As for the future? “I’ve always wanted to work with animals, but since starting my campaign, I’m now fairly certain that I’d like to work in the animal welfare industry,” she says. “Beyond that, I’m not entirely sure, but I will definitely always be involved in campaigning to change the face of industrial farming.”

Natalie Hardwick is Features Editor of BBCgoodfood.com, and writes about food and drink for multiple publications.

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The deafening killer - why noise will be the next great pollution scandal

A growing body of evidence shows that noise can have serious health impacts too. 

Our cities are being poisoned by a toxin that surrounds us day and night. It eats away at our brains, hurts our hearts, clutches at our sleep, and gnaws at the quality of our daily lives.

Hardly a silent killer, it gets short shrift compared to the well-publicised terrors of air pollution and sugars food. It is the dull, thumping, stultifying drum-beat of perpetual noise.

The score that accompanies city life is brutal and constant. It disrupts the everyday: The coffee break ruined by the screech of a line of double decker buses braking at the lights. The lawyer’s conference call broken by drilling as she makes her way to the office. The writer’s struggle to find a quiet corner to pen his latest article.

For city-dwellers, it’s all-consuming and impossible to avoid. Construction, traffic, the whirring of machinery, the neighbour’s stereo. Even at home, the beeps and buzzes made by washing machines, fridges, and phones all serve to distract and unsettle.

But the never-ending noisiness of city life is far more than a problem of aesthetics. A growing body of evidence shows that noise can have serious health impacts too. Recent studies have linked noise pollution to hearing loss, sleep deprivation, hypertension, heart disease, brain development, and even increased risk of dementia.

One research team compared families living on different stories of the same building in Manhattan to isolate the impact of noise on health and education. They found children in lower, noisier floors were worse at reading than their higher-up peers, an effect that was most pronounced for children who had lived in the building for longest.

Those studies have been replicated for the impact of aircraft noise with similar results. Not only does noise cause higher blood pressure and worsens quality of sleep, it also stymies pupils trying to concentrate in class.

As with many forms of pollution, the poorest are typically the hardest hit. The worst-off in any city often live by busy roads in poorly-insulated houses or flats, cheek by jowl with packed-in neighbours.

The US Department of Transport recently mapped road and aircraft noise across the United States. Predictably, the loudest areas overlapped with some of the country’s most deprived. Those included the south side of Atlanta and the lowest-income areas of LA and Seattle.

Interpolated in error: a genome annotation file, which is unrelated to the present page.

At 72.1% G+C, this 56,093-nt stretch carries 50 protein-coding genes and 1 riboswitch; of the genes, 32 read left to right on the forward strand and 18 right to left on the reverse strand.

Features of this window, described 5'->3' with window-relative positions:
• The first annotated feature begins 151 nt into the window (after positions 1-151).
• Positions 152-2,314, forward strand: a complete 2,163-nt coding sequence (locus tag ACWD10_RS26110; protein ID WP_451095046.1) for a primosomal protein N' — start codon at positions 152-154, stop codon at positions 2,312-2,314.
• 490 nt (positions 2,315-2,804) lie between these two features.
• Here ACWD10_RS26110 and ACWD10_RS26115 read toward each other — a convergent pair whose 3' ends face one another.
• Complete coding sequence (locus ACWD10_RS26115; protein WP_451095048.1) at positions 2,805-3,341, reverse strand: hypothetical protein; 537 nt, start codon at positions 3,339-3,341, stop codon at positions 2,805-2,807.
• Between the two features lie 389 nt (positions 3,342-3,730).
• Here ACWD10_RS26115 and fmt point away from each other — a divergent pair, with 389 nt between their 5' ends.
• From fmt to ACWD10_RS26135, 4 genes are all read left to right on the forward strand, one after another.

Yet as noise pollution grows in line with road and air traffic and rising urban density, public policy has turned a blind eye.

Council noise response services, formally a 24-hour defence against neighbourly disputes, have fallen victim to local government cuts. Decisions on airport expansion and road development pay scant regard to their audible impact. Political platforms remain silent on the loudest poison.

This is odd at a time when we have never had more tools at our disposal to deal with the issue. Electric Vehicles are practically noise-less, yet noise rarely features in the arguments for their adoption. Just replacing today’s bus fleet would transform city centres; doing the same for taxis and trucks would amount to a revolution.

Vehicles are just the start. Millions were spent on a programme of “Warm Homes”; what about “Quiet Homes”? How did we value the noise impact in the decision to build a third runway at Heathrow, and how do we compensate people now that it’s going ahead?

Construction is a major driver of decibels. Should builders compensate “noise victims” for over-drilling? Or could regulation push equipment manufacturers to find new ways to dampen the sound of their kit?

Of course, none of this addresses the noise pollution we impose on ourselves. The bars and clubs we choose to visit or the music we stick in our ears. Whether pumping dance tracks in spin classes or indie rock in trendy coffee shops, people’s desire to compensate for bad noise out there by playing louder noise in here is hard to control for.

The Clean Air Act of 1956 heralded a new era of city life, one where smog and grime gave way to clear skies and clearer lungs. That fight still goes on today.

But some day, we will turn our attention to our clogged-up airwaves. The decibels will fall. #Twitter will give way to twitter. And every now and again, as we step from our homes into city life, we may just hear the sweetest sound of all. Silence.

Adam Swersky is a councillor in Harrow and is cabinet member for finance. He writes in a personal capacity.